It’s important to understand reading fundamentals when you’re asking yourself why your kid can’t read. Unlike popular belief, reading is not just saying the words on a given page. It’s actually much more than that. There are 5 Pillars of Reading that teachers must focus on in order to help struggling students become readers.
The 5 essential components of reading are phonemic awareness, phonics, fluency, vocabulary, and comprehension. Each literacy component is equally important in reading and should be explicitly taught.
Phonemic awareness is the first step to master when teaching children how to read. You will know a student has mastered this when they can hear, identify, and manipulate sounds without looking at the actual letters or words. Since phonemic awareness activities are orally done, you can focus on phonemic awareness activities that include rhyming, blending sounds (phonemes) to form words, deleting or adding sounds to create new words, substituting sounds to form new words, recognizing when spoken words begin or end with the same sound, segmenting words into sounds, isolating sounds, and segmenting or blending syllables. There’s so much that can be done before print is ever introduced to young readers.
The difference between phonemic awareness and phonics is that phonics includes written symbols. Once your child or student has a grasp on manipulating and identifying sounds, it’s time to introduce text into their reading journey. As you explicitly teach phonics, your students will understand the basics of decoding simple words and spelling patterns. The more sound-spelling lessons being taught, accompanied with guided opportunities for hands on practice, the stronger your child will become with their phonics reading capabilities. The quicker they get with decoding, the more fluent they will become as well! 🙂 Need resources for phonics instruction in your classroom? Here are two great products to try out. Click here for CVC Resources and Assessments or phonics passages.
Fluency is the ability to “read like you talk”. This means you can read accurately, smoothly, and with expression. A fluent reader should not have to stop and decode words. Fluency is vital in reading because it is the bridge between word recognition and comprehension. Reading fluently allows students to focus on what the words are saying instead of figuring out what the words are. Being a fluent reader does not come natural for all kids. Sometimes this takes a lot of practice. How can you help build fluency? As a teacher, you can model proper fluency with prosidy in your lessons, read alouds, and small groups. Students can reread texts again and again to build their fluency too. Books on tape are another wonderful resource that could be used. If you have spent a lot of time focusing on fluency intervention and your child is still not making appropriate improvements in their reading, I suggest reviewing phonemic awareness and phonics skills again to ensure that they are truly mastered.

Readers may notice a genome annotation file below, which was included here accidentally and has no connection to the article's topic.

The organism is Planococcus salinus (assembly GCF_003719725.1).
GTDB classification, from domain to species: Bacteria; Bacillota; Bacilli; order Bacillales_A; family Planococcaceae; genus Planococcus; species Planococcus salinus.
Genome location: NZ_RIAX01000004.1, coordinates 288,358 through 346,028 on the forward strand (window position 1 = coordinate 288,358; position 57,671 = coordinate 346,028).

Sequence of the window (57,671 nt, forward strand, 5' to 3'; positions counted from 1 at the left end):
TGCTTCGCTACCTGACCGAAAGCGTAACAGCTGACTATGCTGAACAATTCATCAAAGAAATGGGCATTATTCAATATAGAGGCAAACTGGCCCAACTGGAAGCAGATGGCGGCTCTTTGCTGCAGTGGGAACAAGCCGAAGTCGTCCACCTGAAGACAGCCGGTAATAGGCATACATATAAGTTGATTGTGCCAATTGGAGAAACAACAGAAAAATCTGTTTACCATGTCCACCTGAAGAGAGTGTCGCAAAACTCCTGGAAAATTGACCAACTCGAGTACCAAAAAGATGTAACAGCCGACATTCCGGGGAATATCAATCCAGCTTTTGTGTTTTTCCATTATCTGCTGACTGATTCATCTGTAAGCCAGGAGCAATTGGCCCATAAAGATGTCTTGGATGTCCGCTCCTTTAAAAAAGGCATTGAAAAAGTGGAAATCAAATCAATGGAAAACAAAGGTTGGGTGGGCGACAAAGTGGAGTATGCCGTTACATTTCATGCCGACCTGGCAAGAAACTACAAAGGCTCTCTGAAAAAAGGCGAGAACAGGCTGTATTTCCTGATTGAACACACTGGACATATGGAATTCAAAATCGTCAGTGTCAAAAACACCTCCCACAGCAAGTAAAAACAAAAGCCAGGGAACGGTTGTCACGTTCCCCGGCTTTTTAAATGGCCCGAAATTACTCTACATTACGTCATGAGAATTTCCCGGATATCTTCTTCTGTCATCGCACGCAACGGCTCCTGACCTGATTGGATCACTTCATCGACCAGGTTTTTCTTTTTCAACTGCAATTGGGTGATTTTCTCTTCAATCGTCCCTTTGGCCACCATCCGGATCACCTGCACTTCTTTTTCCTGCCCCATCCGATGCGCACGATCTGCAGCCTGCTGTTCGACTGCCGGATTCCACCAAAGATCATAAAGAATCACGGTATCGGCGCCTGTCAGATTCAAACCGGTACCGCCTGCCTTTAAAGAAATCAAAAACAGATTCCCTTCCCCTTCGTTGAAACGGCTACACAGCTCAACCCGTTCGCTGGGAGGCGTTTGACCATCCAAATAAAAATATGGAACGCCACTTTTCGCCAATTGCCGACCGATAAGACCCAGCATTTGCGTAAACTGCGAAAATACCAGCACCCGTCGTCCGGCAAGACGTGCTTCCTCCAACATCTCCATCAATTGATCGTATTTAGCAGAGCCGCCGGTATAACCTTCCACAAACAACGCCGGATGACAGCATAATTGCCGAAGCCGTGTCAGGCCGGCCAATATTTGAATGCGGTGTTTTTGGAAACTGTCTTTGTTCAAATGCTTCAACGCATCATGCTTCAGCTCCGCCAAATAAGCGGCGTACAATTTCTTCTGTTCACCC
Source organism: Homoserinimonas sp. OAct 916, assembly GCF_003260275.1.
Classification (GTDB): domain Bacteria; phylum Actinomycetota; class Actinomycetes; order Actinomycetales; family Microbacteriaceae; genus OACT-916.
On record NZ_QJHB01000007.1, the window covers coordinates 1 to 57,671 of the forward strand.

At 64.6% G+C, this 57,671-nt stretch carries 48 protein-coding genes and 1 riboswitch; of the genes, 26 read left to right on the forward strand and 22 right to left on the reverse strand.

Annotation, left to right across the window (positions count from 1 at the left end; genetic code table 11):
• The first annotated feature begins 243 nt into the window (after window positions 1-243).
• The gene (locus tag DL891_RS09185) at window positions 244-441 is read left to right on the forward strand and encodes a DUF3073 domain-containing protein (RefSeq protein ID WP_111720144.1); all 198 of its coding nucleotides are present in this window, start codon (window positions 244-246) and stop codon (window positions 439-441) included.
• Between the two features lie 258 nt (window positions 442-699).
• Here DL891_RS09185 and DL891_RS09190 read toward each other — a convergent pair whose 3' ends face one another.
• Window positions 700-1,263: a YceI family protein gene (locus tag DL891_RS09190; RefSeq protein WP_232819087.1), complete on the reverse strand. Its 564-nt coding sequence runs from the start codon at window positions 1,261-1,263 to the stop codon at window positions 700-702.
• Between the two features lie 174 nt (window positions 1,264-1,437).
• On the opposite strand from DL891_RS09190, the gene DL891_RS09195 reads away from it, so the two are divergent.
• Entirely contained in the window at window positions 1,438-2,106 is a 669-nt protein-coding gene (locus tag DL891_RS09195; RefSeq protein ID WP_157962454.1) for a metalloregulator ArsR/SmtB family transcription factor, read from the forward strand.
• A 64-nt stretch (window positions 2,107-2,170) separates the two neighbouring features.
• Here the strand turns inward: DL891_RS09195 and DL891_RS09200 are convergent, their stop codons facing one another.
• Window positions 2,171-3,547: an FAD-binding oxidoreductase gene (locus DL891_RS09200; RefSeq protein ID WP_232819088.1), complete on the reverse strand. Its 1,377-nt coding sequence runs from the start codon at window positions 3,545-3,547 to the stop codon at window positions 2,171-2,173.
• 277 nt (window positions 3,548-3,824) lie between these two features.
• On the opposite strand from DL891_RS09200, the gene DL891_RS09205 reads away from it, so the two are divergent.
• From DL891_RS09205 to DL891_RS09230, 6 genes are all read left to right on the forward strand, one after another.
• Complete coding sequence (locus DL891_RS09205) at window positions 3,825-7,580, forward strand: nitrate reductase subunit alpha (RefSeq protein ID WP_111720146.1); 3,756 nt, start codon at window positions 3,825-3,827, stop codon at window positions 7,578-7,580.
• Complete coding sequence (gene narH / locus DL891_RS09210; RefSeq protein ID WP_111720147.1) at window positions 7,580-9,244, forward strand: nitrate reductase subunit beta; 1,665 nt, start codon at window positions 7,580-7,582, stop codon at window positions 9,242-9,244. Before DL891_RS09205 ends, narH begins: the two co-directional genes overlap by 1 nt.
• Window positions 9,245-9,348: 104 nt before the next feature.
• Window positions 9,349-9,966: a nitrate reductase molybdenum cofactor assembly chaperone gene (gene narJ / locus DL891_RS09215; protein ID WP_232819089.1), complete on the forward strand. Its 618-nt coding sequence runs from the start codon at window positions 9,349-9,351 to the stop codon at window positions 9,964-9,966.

Vocabulary can be broken down into two categories: oral vocabulary and reading vocabulary. Oral vocabulary are words we hear when listening or speaking. Reading vocabulary are written words that are read in text. Beginning readers rely heavily on vocabulary that they’ve heard in order to figure out tricky words within their books. If they are reading unfamiliar words, it becomes difficult for the reader to comprehend the text as well. In order to help your students, read aloud to them frequently and introduce new words to them often, in order to build on their vocabulary.
I’ve always told my young readers at first you learn to read, then you read to learn. This quote is so true because the ultimate goal as a reader is to comprehend the text. In order to be solid on this skill, students must be able to read, understand, process, analyze, and recall what was just read. Not only does comprehension matter in the academic world, but it transfers over to our personal and professional lives as well. These skills are what keep our kids being life long readers because they are able to truly enjoy books and follow along with their favorite stories. This helps you find the key details and the main idea of emails in the workforce and summarize these for upcoming meetings. Comprehension is long term, and it is a vital part of reading.
Do you need some tried and true resources to use with your students or child at home? These are two of my favorite products that I’ve used year after year. Happy teaching!
Most parents will willingly read with their child at home if they had the resources available to them. This parent guide is an informative way to teach your parents about the 5 pillars of reading. I like to leave this out for each parent during Meet the Teacher in the beginning of the year and during mid year conferences.
This is so helpful because it teaches parents all about different areas in reading and why they’re important.
It also comes with three free at home reading activities for each category! These are the perfect resources for reading at home and would make a great addition to any classroom.